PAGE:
In a previous post, I waxed sustainably about certain taxes and legislations that put the onus of responsibility for end-of-life electronic devices on the consumer or the manufacturer, respectively. Well, I found another example that might help illustrate the potential for those programs.
This bottling program in Norway shows that with some simple positive reinforcement, great things can happen.
We need to share blame
The big problem of linear economics needs some clarity; we need to pinpoint the causes to create a solution. And the unfortunate truth is that it’s the fault of manufacturers not using reclaimed materials AND consumers not recycling responsibly. This is tragic because the linear economy has created a series of problems from conflict minerals to ocean plastics and a multitude of things in between—and no one is without blame.
Since we’re all in this together, the solution needs to come from both ends of the product cycle—from the manufacturers owning up to the consumers taking responsibility. And by taxing or legislating for involvement beyond just shipping or purchasing, we can turn the numbers that have made this a problem around to work toward a solution.
This should create a massive shift in how we create and consume. But that’s a good thing since we need to be taking full responsibility for the lifecycle costs of the goods we consume. And lest you think this is a misplaced penalty, consider what consumption of resources causes.
The stain of our pleasures
Single-use plastic is one of the biggest and most externalized costs in our consumer lifecycle. Bottled water accounts for billions of pounds of plastic going to waste every year. And if we don’t put something in place to handle the ongoing glut of just this one source of waste going to landfills and waterways, there is no limit to the amount of damage our consumption habits will create.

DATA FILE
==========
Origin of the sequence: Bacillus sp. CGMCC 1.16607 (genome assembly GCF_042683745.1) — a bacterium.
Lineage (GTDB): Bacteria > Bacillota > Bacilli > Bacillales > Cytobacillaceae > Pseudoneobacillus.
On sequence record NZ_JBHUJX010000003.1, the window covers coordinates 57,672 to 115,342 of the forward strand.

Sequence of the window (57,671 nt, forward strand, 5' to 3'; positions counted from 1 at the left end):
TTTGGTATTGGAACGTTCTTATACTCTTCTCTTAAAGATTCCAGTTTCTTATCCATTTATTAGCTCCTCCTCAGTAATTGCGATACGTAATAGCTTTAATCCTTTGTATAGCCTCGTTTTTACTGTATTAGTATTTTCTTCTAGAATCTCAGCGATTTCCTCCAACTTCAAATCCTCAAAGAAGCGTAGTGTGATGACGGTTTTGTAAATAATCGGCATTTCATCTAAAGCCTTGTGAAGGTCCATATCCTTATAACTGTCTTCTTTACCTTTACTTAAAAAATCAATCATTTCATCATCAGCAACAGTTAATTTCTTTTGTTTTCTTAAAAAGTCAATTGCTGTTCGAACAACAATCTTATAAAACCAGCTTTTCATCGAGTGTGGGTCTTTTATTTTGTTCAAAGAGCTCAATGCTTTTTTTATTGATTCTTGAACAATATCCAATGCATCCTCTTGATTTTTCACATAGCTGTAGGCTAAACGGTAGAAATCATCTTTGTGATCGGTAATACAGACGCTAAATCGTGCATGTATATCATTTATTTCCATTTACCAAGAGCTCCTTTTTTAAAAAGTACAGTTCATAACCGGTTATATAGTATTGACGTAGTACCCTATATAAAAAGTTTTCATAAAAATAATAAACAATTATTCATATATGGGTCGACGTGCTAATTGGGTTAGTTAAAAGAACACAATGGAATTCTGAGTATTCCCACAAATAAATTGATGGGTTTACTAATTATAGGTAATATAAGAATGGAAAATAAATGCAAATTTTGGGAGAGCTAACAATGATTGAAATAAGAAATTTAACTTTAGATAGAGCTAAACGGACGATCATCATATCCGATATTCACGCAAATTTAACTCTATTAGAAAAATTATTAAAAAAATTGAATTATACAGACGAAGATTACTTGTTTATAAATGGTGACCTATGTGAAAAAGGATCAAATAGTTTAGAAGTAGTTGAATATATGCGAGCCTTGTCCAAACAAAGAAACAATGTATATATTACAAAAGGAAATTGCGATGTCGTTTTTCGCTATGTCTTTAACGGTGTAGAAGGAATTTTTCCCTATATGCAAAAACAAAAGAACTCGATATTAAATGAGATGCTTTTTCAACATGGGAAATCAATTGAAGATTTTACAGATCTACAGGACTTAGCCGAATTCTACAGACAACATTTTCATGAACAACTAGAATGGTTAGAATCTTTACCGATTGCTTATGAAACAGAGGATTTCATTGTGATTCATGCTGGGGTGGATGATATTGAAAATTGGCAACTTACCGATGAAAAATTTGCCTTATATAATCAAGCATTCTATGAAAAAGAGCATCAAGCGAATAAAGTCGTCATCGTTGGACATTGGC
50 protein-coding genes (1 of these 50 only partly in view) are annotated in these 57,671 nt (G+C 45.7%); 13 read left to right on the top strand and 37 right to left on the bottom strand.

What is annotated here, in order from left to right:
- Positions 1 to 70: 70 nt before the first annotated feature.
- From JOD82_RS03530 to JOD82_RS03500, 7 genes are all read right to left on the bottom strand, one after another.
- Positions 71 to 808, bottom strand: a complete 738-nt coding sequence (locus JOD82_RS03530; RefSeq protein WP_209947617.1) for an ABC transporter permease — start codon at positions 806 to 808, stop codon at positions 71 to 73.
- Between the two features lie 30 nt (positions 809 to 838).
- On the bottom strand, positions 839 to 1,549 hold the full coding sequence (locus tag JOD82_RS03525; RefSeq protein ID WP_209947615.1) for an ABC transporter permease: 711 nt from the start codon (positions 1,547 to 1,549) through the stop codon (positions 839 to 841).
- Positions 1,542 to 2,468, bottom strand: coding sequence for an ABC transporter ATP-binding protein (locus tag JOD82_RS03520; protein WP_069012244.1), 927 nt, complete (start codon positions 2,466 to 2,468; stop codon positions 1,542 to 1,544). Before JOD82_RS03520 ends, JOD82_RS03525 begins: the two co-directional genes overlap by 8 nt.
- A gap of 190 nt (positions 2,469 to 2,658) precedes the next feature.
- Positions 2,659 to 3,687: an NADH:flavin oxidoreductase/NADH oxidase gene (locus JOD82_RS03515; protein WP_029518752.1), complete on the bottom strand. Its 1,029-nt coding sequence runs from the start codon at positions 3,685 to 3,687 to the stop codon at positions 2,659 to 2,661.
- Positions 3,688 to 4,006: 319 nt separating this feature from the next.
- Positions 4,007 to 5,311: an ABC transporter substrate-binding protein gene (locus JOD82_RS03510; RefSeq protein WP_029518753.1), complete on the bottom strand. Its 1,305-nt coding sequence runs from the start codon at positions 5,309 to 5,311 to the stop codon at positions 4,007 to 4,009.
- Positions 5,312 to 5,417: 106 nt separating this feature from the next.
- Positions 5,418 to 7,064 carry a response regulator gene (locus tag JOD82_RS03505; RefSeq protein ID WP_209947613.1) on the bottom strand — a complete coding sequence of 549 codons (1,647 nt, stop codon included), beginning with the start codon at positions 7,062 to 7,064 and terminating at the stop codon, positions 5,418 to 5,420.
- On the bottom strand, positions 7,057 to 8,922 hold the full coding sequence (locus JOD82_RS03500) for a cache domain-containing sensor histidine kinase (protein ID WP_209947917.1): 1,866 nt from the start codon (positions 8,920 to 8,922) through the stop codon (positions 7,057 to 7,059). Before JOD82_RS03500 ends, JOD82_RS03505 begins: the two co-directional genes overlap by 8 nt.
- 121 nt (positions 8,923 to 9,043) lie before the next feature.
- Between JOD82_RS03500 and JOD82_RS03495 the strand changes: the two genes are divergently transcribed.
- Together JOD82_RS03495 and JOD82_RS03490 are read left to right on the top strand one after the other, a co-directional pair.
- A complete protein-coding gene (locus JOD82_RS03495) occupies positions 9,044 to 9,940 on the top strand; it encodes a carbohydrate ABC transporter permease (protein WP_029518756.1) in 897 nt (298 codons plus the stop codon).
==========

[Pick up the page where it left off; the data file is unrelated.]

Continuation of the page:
Obviously, there needs to be a solution that everyone can agree on, and in Norway, it seems they are on the right track to a viable answer—Rebates. Aside from petitioning and voting with our dollars, there is little we can do to get manufacturers to adopt the financial burden of changing this problem. So, until they step up, it seems you and I are being called to act.
As a consumer, I understand the frustration that comes with having the game suddenly change. But the truth is, we’ve been getting free passes for far too long. These costs have always been there, it’s just that they’ve been pushed off onto the planet. And when that account is empty, we’ve all lost.
So, this rebate seems like a good way to incentivize consumers who’ve been getting off easy to take responsibility for their conduct. It’s a way of creating virtuous behavior in consumers who would, frankly, rather be able to continue trashing the world without penalty, as we’ve all been doing for the past fifty years.
How the rebate could help reduce e-waste
Creating rebates for electronic items is the next step we’d like to see taken. Right now, there is little incentive to recycle or properly handle the electronic devices most American consumers throw away. This includes highly toxic products like monitors, laptops, and even smartphones. Wherein toxins like lead, mercury, and antimony leach into the water tables of wherever they are deposited.
By creating rebates to go along with, say, the SB20 legislation in California, the capture of millions of devices across the country each year would be worth any cost that comes from promoting the rebate. Especially when the resale or raw material value of these devices far exceeds the cost of most of the rebates.
If American consumers—like the Norwegian example—could be more active in taking responsibility for their waste, the planet’s problems would be far simpler to solve. It’s a charge that all of us have been putting off for far too long.
Read on to see what other countries are getting right: